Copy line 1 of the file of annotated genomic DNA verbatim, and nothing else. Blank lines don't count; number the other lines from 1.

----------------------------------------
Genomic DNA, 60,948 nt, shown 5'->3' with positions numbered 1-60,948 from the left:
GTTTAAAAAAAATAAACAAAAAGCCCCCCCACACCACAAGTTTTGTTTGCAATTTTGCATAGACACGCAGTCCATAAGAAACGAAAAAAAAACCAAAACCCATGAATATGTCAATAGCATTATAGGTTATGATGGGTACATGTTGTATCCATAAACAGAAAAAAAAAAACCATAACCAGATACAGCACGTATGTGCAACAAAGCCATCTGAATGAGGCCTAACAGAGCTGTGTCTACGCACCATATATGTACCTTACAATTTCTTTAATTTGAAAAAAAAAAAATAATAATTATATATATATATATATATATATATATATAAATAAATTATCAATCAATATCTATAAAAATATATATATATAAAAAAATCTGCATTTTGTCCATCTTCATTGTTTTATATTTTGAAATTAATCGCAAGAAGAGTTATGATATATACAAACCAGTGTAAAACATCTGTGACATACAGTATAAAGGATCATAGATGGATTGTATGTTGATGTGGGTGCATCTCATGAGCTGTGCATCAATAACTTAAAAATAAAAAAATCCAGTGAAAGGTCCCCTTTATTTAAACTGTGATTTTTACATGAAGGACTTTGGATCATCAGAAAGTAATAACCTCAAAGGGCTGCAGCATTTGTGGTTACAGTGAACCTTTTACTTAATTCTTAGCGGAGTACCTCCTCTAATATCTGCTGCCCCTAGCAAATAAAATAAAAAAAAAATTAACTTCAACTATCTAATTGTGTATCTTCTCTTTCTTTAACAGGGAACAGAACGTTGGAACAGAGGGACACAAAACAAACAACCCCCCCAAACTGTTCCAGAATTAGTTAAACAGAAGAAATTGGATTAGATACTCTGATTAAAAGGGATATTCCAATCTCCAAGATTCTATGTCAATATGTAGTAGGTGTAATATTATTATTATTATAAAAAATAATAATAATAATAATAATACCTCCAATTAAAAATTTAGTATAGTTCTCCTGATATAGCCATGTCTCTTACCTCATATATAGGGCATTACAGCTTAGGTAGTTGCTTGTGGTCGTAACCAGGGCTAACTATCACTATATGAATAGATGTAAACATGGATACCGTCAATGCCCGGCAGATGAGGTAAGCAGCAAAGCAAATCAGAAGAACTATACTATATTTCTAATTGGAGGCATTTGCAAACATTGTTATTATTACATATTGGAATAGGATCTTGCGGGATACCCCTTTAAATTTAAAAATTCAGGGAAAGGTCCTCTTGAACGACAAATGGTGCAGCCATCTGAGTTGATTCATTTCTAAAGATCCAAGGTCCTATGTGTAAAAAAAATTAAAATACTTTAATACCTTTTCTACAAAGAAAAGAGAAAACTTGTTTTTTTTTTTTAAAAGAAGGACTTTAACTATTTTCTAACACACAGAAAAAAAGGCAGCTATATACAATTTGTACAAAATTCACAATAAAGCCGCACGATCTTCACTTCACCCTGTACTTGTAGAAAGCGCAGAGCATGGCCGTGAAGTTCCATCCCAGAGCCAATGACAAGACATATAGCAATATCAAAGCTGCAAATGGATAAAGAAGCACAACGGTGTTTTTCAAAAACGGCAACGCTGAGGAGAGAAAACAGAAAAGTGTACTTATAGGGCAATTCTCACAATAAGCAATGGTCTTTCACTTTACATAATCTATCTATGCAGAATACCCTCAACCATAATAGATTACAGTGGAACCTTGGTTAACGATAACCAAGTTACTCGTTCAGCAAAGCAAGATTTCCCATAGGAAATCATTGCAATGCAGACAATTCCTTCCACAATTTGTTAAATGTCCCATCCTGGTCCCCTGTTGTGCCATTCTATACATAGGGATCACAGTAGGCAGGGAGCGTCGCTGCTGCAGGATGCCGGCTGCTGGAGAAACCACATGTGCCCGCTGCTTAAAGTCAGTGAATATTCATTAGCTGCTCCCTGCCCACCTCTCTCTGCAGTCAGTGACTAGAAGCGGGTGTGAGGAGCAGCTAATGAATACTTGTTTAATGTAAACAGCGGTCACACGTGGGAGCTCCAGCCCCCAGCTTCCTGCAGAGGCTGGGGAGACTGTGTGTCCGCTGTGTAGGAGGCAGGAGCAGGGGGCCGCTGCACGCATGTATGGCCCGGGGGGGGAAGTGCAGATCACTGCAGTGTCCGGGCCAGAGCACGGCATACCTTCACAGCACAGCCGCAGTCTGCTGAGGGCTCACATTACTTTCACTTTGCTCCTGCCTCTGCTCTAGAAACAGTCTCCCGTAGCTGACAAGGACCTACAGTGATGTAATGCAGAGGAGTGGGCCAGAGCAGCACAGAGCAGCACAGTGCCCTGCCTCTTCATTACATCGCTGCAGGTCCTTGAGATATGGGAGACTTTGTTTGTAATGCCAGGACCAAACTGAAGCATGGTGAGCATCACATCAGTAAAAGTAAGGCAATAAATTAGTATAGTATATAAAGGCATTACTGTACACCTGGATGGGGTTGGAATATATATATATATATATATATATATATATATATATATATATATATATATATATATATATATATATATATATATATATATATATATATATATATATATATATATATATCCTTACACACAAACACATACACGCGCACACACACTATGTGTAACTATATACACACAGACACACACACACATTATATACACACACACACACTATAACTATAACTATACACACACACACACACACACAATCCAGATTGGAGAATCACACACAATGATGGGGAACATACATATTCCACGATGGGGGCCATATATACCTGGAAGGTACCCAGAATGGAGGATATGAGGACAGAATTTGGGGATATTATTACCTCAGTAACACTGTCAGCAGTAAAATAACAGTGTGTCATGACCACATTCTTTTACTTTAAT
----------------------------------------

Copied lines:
Genomic DNA, 60,948 nt, shown 5'->3' with positions numbered 1-60,948 from the left: